of taxes and tomatoes: time to pay, time to sow

Juliet small paste tomatoesEVER SINCE MY FRIEND ANDREW instilled it in my head years ago, I’ve taken the sting off tax time as he does by making April 15 tomato time, too. In much of the north, where tomatoes can go outside after Memorial Day or early June, as frosts subside, mid-April makes a perfect time to sow tomato seeds indoors. A roundup of tips and how-to’s, like these:

Easy does it: You don’t need a flat of cherry tomato plants; one or two is plenty for most households. Give the majority of space to paste tomatoes for making sauce, and others for eating fresh in salads and sliced.

Hybrids or heirlooms? A mix is better, probably, as hybrids sometimes fare better under duress than heirlooms, which don’t have the benefit of bred-in disease resistance. (That’s ‘Juliet,’ a delicious and prolific hybrid small plum, up top, for instance.)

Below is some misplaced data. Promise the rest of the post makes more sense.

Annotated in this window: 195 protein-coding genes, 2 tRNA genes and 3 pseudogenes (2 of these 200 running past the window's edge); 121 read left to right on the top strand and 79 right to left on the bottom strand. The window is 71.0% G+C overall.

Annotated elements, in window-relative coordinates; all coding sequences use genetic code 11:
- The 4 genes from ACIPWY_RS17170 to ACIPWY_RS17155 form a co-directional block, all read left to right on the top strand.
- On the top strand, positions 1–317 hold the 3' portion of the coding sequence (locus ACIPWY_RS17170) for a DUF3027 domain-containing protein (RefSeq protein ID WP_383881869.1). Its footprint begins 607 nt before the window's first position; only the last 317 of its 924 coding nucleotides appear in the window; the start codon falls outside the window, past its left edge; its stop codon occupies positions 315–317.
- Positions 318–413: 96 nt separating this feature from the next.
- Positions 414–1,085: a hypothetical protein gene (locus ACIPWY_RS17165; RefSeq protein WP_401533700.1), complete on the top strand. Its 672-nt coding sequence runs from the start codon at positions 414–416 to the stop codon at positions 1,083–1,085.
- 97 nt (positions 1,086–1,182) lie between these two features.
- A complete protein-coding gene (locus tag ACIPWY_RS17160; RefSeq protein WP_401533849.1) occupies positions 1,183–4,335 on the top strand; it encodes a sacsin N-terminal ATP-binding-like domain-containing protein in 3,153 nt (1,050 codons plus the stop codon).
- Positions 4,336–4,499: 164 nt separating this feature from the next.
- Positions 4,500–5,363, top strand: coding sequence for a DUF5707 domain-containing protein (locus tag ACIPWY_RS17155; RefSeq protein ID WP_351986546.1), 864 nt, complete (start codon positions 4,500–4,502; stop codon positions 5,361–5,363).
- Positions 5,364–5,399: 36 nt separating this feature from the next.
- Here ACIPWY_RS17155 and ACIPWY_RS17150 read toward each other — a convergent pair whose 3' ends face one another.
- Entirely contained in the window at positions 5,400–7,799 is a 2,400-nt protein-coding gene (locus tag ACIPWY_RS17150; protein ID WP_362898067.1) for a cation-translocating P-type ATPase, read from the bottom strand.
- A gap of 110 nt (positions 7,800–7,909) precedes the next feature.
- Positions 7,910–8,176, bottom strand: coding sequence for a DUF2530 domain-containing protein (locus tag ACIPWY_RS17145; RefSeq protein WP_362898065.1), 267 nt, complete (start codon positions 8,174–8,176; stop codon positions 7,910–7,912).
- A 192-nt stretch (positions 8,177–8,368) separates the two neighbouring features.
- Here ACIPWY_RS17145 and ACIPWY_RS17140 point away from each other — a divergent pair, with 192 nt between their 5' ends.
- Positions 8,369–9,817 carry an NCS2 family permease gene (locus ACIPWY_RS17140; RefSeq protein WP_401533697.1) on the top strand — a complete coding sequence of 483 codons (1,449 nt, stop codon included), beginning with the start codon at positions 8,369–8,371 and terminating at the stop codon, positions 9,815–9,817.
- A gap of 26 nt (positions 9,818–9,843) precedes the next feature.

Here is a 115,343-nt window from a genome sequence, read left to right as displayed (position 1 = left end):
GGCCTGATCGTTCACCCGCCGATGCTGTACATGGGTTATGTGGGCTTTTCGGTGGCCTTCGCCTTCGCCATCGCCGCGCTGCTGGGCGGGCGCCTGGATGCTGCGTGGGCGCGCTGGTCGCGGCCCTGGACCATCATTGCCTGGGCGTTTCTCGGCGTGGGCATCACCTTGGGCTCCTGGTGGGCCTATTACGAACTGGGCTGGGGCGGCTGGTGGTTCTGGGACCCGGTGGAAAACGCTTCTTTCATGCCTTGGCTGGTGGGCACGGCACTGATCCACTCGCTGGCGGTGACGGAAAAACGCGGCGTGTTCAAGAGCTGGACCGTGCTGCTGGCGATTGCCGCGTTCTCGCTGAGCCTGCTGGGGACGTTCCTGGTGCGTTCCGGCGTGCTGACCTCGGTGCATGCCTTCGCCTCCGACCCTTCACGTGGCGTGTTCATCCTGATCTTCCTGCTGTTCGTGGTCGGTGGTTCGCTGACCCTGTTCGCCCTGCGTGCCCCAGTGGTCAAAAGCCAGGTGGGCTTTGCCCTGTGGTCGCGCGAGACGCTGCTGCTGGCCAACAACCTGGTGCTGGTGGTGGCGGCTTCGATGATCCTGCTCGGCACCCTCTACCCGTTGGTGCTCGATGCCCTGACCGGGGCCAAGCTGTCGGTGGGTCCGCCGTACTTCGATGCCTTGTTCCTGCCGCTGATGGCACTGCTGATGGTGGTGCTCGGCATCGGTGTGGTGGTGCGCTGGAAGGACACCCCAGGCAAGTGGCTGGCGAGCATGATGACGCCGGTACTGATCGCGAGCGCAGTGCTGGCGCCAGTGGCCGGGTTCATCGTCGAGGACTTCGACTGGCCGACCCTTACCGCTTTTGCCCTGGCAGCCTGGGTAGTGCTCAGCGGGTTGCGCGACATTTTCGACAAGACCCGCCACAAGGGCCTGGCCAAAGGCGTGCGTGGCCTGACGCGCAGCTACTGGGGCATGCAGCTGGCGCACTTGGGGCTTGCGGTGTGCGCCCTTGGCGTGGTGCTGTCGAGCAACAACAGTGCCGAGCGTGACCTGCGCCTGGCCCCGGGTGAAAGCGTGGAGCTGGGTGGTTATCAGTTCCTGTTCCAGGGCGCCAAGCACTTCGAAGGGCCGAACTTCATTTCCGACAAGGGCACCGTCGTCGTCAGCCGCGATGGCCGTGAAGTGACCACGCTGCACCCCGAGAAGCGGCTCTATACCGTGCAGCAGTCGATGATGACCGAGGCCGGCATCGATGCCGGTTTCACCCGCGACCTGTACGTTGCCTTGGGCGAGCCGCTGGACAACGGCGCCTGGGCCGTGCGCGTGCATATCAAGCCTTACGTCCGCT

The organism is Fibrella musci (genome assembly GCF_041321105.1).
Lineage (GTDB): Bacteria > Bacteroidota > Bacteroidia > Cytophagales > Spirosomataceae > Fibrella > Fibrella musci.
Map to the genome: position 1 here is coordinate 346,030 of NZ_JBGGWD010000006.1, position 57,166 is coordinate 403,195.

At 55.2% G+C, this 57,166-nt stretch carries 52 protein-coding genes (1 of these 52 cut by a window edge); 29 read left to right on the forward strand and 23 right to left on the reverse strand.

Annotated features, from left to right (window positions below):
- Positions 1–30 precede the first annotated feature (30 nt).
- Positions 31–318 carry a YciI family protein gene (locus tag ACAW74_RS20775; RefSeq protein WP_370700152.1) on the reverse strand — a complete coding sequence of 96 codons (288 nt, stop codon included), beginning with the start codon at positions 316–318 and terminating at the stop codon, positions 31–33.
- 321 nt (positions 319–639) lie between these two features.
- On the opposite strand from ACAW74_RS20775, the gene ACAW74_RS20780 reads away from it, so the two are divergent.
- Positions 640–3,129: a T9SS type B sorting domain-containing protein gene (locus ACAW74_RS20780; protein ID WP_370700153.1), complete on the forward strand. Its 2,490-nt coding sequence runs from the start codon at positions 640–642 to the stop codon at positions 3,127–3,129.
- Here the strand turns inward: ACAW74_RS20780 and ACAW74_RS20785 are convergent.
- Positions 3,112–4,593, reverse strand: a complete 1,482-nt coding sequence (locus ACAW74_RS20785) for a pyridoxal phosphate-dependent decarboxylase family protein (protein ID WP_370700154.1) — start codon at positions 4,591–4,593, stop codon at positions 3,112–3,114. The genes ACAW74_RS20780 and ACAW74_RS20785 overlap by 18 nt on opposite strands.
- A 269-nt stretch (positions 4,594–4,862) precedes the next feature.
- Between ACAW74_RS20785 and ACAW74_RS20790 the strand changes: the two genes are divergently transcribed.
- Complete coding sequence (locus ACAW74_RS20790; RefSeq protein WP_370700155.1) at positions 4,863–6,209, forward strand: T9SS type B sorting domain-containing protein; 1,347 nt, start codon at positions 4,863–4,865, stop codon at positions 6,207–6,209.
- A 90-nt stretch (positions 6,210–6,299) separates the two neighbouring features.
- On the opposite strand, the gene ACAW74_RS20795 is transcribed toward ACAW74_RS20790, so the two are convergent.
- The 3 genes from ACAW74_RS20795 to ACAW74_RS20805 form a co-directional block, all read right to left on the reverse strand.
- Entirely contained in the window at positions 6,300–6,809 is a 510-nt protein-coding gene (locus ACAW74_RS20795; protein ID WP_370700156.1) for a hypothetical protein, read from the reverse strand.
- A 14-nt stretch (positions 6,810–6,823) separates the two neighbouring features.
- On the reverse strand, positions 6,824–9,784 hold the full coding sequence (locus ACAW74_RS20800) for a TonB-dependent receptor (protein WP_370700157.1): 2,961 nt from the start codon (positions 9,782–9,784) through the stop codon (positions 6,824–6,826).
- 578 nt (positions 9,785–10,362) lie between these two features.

At planting-out time, rotate the crop to minimize the chance of soil-borne troubles. A three-year rotation is best, but at least skip a year between planting tomatoes or their cousins in the same spot.

Always rogue out volunteer tomato seedlings from previous years. There is a chance they can transmit disease to the new season’s plants.

Lots more tomato tips, from seed to harvest:

  1. kristi says:

    If only I could resist the temptation to plant flats of tomatoes that end up homeless in the summer time. Tomato loving and restraint don’t seem to go together.

  2. We need as much growing season as we can get for tomatoes on the Oregon coast! I start mine on bottom heat with lights in February, keep them greenhoused until usually late April but this year it will be later. Too wet and cold outside, and in the chilly greenhouse they are growing slowly…

    1. Margaret says:

      Welcome, Oregon Coast Gardener. It has been wet and cold here, too, but our setout date isn’t till Memorial Day or even June, so plenty of time for the weather to settle. Bottom heat really helps, doesn’t it? Nice to “meet” you!

  3. KK says:

    Margaret: I have a ticket to your event today but can’t find the address anywhere. If you get a chance could you email it to me. Looking forward!